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my current keys config is:

typeset -A key

key[Home]=${terminfo[khome]}
key[End]=${terminfo[kend]}
key[Insert]=${terminfo[kich1]}
key[Delete]=${terminfo[kdch1]}
key[Up]=${terminfo[kcuu1]}
key[Down]=${terminfo[kcud1]}
key[Left]=${terminfo[kcub1]}
key[Right]=${terminfo[kcuf1]}
key[PageUp]=${terminfo[kpp]}
key[PageDown]=${terminfo[knp]}

# setup key accordingly
[[ -n "${key[Home]}"    ]]  && bindkey  "${key[Home]}"    beginning-of-line
[[ -n "${key[End]}"     ]]  && bindkey  "${key[End]}"     end-of-line
[[ -n "${key[Insert]}"  ]]  && bindkey  "${key[Insert]}"  overwrite-mode
[[ -n "${key[Delete]}"  ]]  && bindkey  "${key[Delete]}"  delete-char
[[ -n "${key[Up]}"      ]]  && bindkey  "${key[Up]}"      up-line-or-history
[[ -n "${key[Down]}"    ]]  && bindkey  "${key[Down]}"    down-line-or-history
[[ -n "${key[Left]}"    ]]  && bindkey  "${key[Left]}"    backward-char
[[ -n "${key[Right]}"   ]]  && bindkey  "${key[Right]}"   forward-char

# Finally, make sure the terminal is in application mode, when zle is
# active. Only then are the values from $terminfo valid.
function zle-line-init () {
    echoti smkx
}
function zle-line-finish () {
    echoti rmkx
}

if [ -n "${DISPLAY:-}" ]; then
   zle -N zle-line-init
   zle -N zle-line-finish
fi

completion and other zsh files here: https://github.com/Cynede/dotfiles/blob/master/.zsh/config.sh

The trouble is that this bindkey "${key[Home]}" beginning-of-line doesn't work for terminal with no Xorg running seems like. It pastes ~ on both HOME and END. How can I make it to work without Xorg too?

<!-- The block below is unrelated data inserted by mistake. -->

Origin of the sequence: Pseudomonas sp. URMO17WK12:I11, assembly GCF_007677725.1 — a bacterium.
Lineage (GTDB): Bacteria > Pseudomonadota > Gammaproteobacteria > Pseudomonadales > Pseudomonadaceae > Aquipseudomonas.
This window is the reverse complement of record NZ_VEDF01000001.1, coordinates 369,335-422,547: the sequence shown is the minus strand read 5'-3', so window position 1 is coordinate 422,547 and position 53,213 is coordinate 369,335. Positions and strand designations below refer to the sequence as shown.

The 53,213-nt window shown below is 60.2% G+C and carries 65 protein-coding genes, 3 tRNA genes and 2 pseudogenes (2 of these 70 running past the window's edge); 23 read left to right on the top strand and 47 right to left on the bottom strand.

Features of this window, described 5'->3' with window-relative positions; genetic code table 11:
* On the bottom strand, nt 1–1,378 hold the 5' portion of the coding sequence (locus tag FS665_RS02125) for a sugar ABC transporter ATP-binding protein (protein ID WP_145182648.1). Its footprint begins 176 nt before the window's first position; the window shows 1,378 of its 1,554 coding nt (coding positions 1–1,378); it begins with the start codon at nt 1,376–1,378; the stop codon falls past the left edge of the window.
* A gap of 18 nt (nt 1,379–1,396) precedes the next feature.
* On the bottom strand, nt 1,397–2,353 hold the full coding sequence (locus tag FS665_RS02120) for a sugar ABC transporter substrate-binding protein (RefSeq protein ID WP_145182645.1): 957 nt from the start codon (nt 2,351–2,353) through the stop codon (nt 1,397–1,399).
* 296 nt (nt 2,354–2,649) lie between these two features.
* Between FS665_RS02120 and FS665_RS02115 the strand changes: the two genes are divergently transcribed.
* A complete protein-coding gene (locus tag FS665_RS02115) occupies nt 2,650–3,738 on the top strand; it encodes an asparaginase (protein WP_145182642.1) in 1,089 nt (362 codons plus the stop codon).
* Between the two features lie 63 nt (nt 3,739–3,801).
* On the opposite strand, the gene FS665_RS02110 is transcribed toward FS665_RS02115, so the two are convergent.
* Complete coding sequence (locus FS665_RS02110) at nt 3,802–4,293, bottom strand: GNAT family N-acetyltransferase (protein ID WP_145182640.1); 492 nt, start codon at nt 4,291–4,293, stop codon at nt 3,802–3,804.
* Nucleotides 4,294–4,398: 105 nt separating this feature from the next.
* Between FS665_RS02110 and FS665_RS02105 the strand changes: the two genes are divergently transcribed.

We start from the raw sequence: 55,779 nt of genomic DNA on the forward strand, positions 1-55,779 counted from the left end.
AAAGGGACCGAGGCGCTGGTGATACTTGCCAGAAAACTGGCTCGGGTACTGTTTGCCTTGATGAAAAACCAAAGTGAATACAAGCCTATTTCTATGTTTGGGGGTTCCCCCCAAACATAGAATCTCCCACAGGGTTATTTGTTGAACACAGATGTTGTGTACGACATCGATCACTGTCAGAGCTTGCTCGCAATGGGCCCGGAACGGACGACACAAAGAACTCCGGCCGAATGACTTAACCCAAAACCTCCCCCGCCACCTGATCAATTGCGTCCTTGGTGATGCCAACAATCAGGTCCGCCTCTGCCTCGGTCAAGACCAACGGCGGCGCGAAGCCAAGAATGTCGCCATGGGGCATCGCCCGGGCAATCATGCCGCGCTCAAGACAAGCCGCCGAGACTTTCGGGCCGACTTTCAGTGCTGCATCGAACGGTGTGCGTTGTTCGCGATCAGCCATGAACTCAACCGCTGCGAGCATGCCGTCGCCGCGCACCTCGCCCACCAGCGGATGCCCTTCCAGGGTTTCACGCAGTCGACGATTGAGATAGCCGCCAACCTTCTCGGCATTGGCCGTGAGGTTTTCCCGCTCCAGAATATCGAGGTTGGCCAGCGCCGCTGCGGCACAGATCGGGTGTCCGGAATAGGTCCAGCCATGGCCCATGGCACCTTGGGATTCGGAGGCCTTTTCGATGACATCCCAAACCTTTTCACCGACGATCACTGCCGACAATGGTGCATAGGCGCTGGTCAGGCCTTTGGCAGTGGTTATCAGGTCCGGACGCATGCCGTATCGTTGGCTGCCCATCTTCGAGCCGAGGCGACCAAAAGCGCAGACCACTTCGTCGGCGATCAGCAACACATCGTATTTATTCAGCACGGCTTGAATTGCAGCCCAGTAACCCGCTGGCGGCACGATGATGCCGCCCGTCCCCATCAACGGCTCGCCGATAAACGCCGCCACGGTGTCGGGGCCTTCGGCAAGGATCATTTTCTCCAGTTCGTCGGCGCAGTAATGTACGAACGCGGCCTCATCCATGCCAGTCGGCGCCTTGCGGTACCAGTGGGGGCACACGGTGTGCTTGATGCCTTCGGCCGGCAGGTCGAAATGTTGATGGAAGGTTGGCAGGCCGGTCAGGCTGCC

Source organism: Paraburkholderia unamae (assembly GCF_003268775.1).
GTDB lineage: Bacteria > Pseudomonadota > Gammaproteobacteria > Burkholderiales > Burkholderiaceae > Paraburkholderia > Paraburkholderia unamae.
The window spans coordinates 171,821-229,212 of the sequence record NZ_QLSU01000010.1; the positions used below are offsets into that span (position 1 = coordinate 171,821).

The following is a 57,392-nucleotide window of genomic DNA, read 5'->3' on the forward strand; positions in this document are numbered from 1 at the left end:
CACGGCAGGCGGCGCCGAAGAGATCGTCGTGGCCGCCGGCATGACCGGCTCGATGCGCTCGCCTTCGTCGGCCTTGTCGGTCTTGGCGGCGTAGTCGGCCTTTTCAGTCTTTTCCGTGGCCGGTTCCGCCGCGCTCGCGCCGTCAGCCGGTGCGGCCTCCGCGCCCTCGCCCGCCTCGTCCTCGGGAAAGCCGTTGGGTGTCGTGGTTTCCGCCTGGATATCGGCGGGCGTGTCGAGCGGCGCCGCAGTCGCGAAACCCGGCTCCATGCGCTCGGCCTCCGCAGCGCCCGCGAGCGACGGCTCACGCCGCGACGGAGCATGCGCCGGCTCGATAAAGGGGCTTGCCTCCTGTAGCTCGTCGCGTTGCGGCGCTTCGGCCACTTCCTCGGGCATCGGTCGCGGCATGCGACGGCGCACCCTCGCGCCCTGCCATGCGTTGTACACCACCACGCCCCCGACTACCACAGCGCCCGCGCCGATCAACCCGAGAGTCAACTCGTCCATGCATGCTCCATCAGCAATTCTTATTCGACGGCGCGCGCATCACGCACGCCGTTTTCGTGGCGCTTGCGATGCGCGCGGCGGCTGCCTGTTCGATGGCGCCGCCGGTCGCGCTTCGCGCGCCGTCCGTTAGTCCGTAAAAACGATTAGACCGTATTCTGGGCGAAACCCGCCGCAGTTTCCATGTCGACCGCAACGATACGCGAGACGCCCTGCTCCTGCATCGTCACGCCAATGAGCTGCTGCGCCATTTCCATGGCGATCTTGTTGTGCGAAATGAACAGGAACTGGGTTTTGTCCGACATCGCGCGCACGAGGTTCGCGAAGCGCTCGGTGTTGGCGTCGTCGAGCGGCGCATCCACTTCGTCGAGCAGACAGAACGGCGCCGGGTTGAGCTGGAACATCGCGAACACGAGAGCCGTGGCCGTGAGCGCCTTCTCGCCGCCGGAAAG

share|improve this question
    
What do you see when you type Ctrl-V, Home? See also this discussion –  Stéphane Chazelas Jan 29 '13 at 7:36
    
what I see is ^[[1~ –  Cynede Jan 29 '13 at 7:51
    
What about print -r -- ${(V)terminfo[khome]}? –  Stéphane Chazelas Jan 29 '13 at 10:07
    
what I see is ^[OH –  Cynede Jan 29 '13 at 10:45

1 Answer 1

up vote 1 down vote accepted

The $terminfo special parameter in zsh is filled from data that comes from the terminfo database on your system.

In your case, it seems that the entry in the database for the terminal you're using is incorrect.

The terminfo database is indexed on the value of the $TERM environment variable.

So either $TERM is incorrect or the database is incorrect.

What terminal is that? Is that the console of some BSD operating system? What does $TERM contain? Are you logged in locally or logging in to some remote system (which may have a different terminfo database) over ssh/rsh?

share|improve this answer
    
True, I were setting wrong TERM right in zsh. Thank you. –  Cynede Jan 29 '13 at 11:22
    
@Heather. OK. I realise I read the comments backward and would now bet that you're on the Linux console and had TERM set to xterm. Note that you should not set $TERM, it should be set by automatically by the terminal emulator or getty (and transfered automatically via ssh/rlogin/rsh). The only time when you might need to change it is if you're rlogging-in to a system that has different settings for a given entry. –  Stéphane Chazelas Jan 29 '13 at 11:26

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